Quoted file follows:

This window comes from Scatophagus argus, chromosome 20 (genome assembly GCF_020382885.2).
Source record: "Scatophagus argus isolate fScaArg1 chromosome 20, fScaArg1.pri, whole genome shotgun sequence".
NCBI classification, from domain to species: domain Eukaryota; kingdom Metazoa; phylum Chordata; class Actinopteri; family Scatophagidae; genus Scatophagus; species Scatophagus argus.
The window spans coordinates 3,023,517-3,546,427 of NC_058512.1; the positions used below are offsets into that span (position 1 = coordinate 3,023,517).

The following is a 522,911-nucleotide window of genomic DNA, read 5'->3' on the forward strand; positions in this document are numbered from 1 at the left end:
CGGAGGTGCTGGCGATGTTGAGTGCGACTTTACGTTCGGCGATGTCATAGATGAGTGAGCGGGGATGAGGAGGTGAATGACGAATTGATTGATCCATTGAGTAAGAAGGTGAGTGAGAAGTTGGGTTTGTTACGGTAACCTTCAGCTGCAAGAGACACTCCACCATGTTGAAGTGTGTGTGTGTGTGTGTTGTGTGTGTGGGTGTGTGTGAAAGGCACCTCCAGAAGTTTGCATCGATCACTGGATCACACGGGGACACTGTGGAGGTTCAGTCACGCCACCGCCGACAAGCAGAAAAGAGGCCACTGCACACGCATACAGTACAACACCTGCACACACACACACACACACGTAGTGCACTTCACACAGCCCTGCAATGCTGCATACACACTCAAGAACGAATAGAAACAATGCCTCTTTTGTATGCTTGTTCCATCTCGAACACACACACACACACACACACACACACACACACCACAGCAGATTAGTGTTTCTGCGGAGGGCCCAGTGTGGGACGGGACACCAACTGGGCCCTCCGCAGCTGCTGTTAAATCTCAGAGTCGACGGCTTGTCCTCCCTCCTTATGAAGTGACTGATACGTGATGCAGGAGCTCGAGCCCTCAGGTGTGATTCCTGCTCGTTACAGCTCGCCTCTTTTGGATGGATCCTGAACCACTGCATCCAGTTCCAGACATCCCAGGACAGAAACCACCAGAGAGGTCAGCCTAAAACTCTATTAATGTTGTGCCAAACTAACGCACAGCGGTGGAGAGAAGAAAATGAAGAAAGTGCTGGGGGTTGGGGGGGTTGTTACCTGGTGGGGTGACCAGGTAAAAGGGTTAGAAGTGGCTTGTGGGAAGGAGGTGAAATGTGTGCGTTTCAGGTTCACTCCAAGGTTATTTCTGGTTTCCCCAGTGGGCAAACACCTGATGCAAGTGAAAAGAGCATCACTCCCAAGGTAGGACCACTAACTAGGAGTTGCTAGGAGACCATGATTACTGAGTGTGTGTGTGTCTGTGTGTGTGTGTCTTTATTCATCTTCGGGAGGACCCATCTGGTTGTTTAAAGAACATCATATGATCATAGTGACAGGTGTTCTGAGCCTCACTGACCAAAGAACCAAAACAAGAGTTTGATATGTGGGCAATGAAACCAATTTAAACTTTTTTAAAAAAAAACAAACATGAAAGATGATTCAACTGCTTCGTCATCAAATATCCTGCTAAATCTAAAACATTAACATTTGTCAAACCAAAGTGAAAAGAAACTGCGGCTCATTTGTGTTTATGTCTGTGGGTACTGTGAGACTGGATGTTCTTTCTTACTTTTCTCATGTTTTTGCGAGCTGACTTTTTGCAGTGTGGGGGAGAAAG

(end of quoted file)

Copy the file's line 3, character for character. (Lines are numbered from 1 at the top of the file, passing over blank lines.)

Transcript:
NCBI classification, from domain to species: domain Eukaryota; kingdom Metazoa; phylum Chordata; class Actinopteri; family Scatophagidae; genus Scatophagus; species Scatophagus argus.